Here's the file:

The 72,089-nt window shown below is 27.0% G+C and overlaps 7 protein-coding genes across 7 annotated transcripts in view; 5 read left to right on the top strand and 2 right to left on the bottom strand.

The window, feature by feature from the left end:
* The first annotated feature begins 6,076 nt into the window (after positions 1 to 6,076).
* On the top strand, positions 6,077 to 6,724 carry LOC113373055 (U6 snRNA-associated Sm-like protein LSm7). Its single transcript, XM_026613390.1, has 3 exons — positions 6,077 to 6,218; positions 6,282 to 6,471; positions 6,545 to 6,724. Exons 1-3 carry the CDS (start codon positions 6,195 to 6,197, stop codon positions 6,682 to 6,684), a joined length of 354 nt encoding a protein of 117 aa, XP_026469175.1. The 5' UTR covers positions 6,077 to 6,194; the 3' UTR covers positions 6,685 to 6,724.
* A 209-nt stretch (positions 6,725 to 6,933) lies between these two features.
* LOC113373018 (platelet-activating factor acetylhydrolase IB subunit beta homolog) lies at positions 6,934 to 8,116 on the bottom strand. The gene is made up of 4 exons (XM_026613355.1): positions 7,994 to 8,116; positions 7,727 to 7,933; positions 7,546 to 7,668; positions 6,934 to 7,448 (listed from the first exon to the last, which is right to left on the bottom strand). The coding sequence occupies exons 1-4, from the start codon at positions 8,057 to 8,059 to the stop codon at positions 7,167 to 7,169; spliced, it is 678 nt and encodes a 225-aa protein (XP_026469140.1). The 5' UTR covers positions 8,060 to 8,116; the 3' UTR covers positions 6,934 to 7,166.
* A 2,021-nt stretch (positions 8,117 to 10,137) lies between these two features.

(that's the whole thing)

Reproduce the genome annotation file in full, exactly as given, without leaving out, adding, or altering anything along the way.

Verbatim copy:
The 72,089-nt window shown below is 27.0% G+C and overlaps 7 protein-coding genes across 7 annotated transcripts in view; 5 read left to right on the top strand and 2 right to left on the bottom strand.

The window, feature by feature from the left end:
* The first annotated feature begins 6,076 nt into the window (after positions 1 to 6,076).
* On the top strand, positions 6,077 to 6,724 carry LOC113373055 (U6 snRNA-associated Sm-like protein LSm7). Its single transcript, XM_026613390.1, has 3 exons — positions 6,077 to 6,218; positions 6,282 to 6,471; positions 6,545 to 6,724. Exons 1-3 carry the CDS (start codon positions 6,195 to 6,197, stop codon positions 6,682 to 6,684), a joined length of 354 nt encoding a protein of 117 aa, XP_026469175.1. The 5' UTR covers positions 6,077 to 6,194; the 3' UTR covers positions 6,685 to 6,724.
* A 209-nt stretch (positions 6,725 to 6,933) lies between these two features.
* LOC113373018 (platelet-activating factor acetylhydrolase IB subunit beta homolog) lies at positions 6,934 to 8,116 on the bottom strand. The gene is made up of 4 exons (XM_026613355.1): positions 7,994 to 8,116; positions 7,727 to 7,933; positions 7,546 to 7,668; positions 6,934 to 7,448 (listed from the first exon to the last, which is right to left on the bottom strand). The coding sequence occupies exons 1-4, from the start codon at positions 8,057 to 8,059 to the stop codon at positions 7,167 to 7,169; spliced, it is 678 nt and encodes a 225-aa protein (XP_026469140.1). The 5' UTR covers positions 8,060 to 8,116; the 3' UTR covers positions 6,934 to 7,166.
* A 2,021-nt stretch (positions 8,117 to 10,137) lies between these two features.